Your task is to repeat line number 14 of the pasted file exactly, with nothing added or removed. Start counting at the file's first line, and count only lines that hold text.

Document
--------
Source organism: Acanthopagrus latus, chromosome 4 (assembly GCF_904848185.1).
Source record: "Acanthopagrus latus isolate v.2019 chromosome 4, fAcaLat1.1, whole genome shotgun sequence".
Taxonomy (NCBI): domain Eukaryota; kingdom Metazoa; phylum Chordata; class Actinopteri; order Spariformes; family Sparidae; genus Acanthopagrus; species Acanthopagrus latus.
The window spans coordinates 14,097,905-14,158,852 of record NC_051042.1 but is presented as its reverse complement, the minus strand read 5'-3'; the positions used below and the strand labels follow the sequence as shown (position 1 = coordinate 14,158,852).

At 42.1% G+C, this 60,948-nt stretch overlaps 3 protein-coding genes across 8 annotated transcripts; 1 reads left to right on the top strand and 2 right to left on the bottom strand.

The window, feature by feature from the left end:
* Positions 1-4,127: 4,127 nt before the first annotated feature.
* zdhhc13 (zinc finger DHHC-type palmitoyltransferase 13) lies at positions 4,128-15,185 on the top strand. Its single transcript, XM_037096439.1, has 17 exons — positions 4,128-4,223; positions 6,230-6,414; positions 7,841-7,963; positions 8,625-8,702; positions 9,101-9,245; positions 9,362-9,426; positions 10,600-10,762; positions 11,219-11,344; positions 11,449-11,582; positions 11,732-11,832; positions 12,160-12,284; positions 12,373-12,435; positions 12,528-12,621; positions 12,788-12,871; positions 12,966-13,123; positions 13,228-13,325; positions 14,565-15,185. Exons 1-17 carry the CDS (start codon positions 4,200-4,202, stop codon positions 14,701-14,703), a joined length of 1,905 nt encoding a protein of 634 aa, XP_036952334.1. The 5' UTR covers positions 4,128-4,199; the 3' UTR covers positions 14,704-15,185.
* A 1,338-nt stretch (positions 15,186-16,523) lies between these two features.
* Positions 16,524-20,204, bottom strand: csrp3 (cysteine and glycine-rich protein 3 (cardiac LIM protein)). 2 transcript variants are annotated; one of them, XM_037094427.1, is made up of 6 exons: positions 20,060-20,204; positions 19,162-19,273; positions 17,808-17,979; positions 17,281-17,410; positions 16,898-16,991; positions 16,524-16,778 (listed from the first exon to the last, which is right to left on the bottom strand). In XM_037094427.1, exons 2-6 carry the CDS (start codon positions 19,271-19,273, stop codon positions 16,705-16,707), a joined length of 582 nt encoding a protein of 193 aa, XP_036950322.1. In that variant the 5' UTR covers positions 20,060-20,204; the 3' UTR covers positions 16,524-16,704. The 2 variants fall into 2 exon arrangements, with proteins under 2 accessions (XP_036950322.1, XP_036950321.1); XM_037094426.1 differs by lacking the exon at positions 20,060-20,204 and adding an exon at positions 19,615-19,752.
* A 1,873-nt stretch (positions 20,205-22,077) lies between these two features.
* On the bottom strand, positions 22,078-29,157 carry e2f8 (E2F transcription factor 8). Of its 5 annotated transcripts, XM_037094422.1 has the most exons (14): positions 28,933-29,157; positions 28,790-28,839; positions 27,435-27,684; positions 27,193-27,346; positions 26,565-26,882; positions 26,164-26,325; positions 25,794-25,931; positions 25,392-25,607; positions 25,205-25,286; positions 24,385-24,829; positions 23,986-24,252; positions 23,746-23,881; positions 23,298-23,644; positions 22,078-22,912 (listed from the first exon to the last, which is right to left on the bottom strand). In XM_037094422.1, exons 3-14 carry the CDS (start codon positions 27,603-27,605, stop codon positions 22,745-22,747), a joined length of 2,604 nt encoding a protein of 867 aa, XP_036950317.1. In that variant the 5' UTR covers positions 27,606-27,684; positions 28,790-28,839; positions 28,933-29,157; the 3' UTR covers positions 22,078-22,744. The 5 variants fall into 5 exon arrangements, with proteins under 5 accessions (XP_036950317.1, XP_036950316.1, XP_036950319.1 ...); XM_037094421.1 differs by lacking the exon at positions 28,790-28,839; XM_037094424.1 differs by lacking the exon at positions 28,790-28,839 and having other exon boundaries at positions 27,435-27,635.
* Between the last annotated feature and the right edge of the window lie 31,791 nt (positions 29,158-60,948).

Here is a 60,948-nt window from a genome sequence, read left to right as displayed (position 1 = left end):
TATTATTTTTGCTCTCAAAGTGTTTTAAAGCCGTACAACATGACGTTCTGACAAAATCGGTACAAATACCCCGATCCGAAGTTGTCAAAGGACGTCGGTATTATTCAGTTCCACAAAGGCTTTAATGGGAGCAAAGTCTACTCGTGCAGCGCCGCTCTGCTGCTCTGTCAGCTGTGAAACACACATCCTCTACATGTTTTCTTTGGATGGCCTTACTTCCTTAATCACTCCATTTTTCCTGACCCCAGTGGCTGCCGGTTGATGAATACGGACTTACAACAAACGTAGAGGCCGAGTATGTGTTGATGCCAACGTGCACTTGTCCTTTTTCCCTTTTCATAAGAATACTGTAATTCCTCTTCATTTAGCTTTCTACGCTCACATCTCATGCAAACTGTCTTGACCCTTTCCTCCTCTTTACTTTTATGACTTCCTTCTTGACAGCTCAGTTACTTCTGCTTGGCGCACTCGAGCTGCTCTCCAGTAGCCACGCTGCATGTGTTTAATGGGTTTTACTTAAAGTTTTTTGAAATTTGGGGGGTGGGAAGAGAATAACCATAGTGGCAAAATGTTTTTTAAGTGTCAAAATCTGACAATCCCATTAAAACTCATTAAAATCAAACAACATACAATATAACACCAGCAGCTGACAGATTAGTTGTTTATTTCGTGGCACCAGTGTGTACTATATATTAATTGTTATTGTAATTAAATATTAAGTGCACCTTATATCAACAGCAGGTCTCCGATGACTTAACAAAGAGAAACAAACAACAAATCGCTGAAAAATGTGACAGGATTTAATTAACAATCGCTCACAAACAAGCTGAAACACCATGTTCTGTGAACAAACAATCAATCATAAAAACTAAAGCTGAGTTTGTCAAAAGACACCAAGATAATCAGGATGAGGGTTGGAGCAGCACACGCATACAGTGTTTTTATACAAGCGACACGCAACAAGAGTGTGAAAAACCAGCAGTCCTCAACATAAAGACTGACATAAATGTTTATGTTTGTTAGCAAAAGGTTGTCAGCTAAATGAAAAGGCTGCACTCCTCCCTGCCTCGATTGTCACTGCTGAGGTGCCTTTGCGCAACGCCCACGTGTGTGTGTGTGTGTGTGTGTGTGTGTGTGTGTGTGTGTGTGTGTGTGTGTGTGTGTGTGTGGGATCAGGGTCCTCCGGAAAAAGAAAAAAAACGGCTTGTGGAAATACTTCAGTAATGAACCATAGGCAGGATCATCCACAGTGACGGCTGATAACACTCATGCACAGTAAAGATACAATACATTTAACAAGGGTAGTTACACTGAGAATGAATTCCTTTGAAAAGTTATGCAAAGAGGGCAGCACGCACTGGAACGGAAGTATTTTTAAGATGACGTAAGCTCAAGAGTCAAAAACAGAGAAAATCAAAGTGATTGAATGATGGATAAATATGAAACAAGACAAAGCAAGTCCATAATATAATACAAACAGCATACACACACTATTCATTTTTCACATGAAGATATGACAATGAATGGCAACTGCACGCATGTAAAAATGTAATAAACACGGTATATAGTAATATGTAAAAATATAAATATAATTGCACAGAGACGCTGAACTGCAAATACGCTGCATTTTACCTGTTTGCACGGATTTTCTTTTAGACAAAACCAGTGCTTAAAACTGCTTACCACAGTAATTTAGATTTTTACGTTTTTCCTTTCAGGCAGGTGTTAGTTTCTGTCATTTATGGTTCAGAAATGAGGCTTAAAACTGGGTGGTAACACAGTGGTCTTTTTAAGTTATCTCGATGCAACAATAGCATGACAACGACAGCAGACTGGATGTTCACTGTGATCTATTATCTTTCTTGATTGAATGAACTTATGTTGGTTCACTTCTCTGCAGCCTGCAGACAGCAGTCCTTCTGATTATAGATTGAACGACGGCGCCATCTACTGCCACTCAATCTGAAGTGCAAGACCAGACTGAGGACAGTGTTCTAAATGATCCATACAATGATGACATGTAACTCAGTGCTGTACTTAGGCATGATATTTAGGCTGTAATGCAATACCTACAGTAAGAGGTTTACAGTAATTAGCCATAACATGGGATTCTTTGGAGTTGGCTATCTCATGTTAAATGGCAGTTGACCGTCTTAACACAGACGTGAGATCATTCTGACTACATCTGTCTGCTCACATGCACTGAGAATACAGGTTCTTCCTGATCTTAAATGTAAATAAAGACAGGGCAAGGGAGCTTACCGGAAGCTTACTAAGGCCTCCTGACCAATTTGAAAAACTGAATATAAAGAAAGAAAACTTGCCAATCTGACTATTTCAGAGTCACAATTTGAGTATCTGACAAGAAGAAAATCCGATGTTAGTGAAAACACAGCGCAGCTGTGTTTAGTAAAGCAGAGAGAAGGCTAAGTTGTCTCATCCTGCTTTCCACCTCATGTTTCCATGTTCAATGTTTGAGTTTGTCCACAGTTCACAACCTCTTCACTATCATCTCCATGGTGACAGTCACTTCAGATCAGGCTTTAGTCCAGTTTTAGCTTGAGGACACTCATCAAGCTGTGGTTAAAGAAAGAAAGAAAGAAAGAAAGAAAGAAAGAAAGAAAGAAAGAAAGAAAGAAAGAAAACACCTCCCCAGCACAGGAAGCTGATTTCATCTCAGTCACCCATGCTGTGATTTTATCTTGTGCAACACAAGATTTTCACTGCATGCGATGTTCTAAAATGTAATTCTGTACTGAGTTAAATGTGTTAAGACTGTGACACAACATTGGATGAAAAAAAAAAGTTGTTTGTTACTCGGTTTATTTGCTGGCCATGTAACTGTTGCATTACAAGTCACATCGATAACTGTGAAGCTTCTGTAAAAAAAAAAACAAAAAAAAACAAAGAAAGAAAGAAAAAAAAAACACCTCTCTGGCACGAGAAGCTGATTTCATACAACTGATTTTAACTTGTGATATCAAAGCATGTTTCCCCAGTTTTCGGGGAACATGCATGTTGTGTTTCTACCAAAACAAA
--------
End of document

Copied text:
Here is a 60,948-nt window from a genome sequence, read left to right as displayed (position 1 = left end):